C. Complainant’s Response
Complainant filed a response to Respondent’s submissions pointing out that according to paragraph 4(c) of the Policy a respondent may establish its rights or legitimate interests in a disputed domain name before the respondent has received any notice of the dispute and that it must show that it has been commonly known by the domain name even if respondent has not acquired trademark or service mark rights. Complainant submits that Respondent did not make a bona fide offering of goods or services before receiving notice of the dispute and that it did not demonstrate that it is commonly known by the Domain Name.
Complainant asserts that after receiving notice from Complainant of its intention to file an UDRP Complaint, Respondent devised a web page in an attempt to make it appear that Respondent had a legitimate noncommercial or fair use of the Domain Name. Complainant contends that Respondent’s acts are transparent and Respondent has provided no evidence to support a legitimate or fair use.
Complainant disputes Respondent’s assertions that it did not know that GoDaddy.com used the holding page to generate links to medical supply ads and that Respondent had no control over the holding page in any way. Complainant contends that Grant Mills, Respondent, is a web developer employed by “www.mywebrefresh.com” and according to their website is responsible for the “effective and quality delivery of website projects”, which Complainant states suggests that Respondent is a website specialist and as such it is unlikely that he was unaware of GoDaddy.com’s practice of utilizing advertising links. Complainant further disputes Respondent’s claim that he was without knowledge and states that this is contradictory to the fact that Respondent was given notice of such practice via his acceptance of GoDaddy.com’s registration agreement under registration of the Domain Name which, in section 8 of the agreement, outlines the section entitled “Parked Pages”. This section, Complainant advises, indicates that the domain name owner is responsible for the content of the parked pages and is responsible to insure that the content of the parked pages do not infringe upon any third party’s intellectual property rights.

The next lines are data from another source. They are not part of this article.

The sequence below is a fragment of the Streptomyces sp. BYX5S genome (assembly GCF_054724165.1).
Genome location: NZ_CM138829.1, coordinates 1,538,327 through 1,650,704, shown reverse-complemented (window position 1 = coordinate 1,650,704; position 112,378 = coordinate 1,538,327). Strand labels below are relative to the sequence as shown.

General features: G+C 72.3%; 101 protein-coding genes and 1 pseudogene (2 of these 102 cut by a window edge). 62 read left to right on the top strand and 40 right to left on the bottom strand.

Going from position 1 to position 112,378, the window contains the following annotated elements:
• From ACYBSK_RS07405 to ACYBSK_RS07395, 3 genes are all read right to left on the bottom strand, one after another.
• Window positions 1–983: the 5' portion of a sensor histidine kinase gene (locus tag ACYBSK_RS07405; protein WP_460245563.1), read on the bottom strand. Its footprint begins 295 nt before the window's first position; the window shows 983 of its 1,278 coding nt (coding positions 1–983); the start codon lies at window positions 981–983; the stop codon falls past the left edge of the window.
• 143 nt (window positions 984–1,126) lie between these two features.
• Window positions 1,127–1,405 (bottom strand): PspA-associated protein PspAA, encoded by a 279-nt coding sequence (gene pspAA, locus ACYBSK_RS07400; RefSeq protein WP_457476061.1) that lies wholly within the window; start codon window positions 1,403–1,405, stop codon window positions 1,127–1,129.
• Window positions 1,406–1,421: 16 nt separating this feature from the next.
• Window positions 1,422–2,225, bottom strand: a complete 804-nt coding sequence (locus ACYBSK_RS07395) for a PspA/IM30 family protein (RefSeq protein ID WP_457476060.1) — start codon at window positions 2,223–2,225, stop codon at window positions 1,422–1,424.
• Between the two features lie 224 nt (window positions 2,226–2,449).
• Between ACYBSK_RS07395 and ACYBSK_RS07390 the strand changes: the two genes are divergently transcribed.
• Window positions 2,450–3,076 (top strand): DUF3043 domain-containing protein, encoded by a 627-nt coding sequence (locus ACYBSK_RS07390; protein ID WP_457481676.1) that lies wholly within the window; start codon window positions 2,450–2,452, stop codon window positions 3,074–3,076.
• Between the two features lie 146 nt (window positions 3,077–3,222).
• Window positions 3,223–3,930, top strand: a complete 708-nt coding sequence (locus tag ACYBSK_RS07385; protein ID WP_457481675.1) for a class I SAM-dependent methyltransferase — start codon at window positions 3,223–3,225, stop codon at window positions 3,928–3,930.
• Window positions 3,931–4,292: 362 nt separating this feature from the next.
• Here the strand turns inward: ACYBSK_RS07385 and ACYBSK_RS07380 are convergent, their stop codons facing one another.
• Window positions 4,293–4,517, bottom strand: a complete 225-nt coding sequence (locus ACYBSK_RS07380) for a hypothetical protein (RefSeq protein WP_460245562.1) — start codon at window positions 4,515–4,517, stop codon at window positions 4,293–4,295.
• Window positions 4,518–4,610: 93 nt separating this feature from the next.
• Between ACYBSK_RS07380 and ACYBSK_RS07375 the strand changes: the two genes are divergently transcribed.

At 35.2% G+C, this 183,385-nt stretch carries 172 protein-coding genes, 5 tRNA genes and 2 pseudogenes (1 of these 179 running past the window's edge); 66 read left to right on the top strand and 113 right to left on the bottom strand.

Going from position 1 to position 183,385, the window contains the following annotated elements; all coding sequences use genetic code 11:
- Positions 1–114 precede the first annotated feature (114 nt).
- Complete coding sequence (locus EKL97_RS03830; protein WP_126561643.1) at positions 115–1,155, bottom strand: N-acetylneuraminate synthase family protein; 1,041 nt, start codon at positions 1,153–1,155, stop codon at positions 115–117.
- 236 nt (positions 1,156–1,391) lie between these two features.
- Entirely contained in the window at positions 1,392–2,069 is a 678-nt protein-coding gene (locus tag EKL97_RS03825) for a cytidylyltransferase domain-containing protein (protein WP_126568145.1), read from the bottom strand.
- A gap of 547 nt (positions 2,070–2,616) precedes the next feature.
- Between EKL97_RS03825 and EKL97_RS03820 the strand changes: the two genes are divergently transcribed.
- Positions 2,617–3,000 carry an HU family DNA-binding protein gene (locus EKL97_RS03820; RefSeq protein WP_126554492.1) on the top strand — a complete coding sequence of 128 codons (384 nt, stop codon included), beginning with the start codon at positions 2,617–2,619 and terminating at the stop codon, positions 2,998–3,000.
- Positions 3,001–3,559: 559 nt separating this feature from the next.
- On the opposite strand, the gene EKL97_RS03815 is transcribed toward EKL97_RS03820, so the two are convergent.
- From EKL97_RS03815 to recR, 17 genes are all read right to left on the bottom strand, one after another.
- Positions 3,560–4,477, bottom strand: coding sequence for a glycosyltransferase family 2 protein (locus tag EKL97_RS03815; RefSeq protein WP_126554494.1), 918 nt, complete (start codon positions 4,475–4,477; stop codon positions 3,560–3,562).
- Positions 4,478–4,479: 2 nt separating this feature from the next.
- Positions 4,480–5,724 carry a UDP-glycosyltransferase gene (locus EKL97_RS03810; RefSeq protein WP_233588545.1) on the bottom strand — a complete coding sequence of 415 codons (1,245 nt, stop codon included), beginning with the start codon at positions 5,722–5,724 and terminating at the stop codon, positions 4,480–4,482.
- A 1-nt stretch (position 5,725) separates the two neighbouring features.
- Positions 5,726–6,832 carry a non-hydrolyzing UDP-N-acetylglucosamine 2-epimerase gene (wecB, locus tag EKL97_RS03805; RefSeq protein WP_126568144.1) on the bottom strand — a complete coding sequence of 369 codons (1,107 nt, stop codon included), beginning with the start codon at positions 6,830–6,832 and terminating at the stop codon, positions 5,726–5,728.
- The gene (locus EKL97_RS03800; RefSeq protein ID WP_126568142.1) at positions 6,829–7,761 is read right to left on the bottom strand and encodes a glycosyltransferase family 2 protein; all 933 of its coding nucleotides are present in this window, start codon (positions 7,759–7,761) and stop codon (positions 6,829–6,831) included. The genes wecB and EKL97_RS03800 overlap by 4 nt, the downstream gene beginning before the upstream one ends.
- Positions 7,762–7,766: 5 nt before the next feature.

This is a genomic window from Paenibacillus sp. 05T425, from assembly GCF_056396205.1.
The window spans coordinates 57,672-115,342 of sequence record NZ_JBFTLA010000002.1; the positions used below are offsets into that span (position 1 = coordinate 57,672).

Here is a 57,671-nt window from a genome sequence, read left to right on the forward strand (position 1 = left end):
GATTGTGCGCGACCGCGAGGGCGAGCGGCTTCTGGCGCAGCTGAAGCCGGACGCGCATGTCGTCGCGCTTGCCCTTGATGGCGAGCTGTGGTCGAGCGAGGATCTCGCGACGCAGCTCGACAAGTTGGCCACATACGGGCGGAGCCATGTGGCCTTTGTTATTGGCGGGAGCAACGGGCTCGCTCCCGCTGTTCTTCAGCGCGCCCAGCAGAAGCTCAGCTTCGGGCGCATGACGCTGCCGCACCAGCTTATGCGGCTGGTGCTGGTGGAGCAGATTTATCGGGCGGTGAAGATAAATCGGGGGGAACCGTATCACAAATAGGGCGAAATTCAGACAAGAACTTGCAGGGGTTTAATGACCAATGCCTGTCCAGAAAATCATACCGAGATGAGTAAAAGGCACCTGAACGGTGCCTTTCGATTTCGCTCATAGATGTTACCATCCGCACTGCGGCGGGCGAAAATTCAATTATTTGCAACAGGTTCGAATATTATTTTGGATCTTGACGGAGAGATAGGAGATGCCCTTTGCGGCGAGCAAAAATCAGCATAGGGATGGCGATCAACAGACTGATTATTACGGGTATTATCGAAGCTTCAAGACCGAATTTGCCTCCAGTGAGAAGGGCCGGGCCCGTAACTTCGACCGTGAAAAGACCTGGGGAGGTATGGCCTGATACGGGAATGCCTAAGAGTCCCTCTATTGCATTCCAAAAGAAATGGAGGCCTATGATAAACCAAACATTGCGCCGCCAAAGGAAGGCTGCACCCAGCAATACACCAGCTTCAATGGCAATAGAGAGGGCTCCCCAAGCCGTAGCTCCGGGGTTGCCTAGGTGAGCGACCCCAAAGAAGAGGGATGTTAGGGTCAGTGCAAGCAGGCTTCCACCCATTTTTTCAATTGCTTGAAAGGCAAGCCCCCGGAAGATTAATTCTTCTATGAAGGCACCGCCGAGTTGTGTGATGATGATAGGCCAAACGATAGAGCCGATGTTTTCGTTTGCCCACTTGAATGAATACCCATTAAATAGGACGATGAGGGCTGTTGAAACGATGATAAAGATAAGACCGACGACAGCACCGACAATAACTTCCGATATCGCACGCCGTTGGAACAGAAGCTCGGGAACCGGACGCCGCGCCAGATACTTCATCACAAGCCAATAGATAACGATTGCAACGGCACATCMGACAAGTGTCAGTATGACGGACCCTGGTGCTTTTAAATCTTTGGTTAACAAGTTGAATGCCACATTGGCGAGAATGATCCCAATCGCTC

Complainant also disputes Respondent’s assertion that he planned to use the website to tell biographical stories about himself and his fictional cat named “Karl Storz” because Respondent did not attach any evidence to support this claim or show that he has authored any works. Nor, Complainant contends, did Respondent demonstrate how he derived the name “Karl Storz” for his Domain Name and cat. Complainant submits that Karl Storz is a globally well-known and famous trademark and is registered throughout the world and unique to Complainant.
Complainant states that Respondent resides and works in the United States and believes he has no reason for registering a Colombian (“.co”) domain name other than for typo-squatting. Complainant suggests that Respondent registered the Domain Name for the express purpose of deriving traffic from misspellings of <karlstorz.com> which domain name draws a large volume of internet traffic and that Respondent has engaged in typo-squatting and cyber-piracy.
Complainant contends that Respondent has failed to provide any evidence of rights in the Domain Name and has provided no documentation to support any claim of legitimate interest. Complainant further contends that Respondent has engaged in “passive holding” by directing the Domain Name to a web server parking page, thereby constituting registration in bad faith.
6. Discussion and Findings
A. Identical or Confusingly Similar
Complainant asserts that it is a world renowned manufacturer of medical and surgical products, which includes being the originator of endoscopy development. It further asserts that it has been using the KARL STORZ trademark continuously since 1945 and is the owner of over 160 domain name registrations throughout the world incorporating the KARL STORZ trademark. The Panel accepts that Complainant is the proprietor of the KARL STORZ trademark (hereinafter the “Trademark”) and that the Domain Name is not identical but at least confusingly similar thereto. That is, as amongst other reasons, the “.co” suffix could be taken as an abbreviation of "company".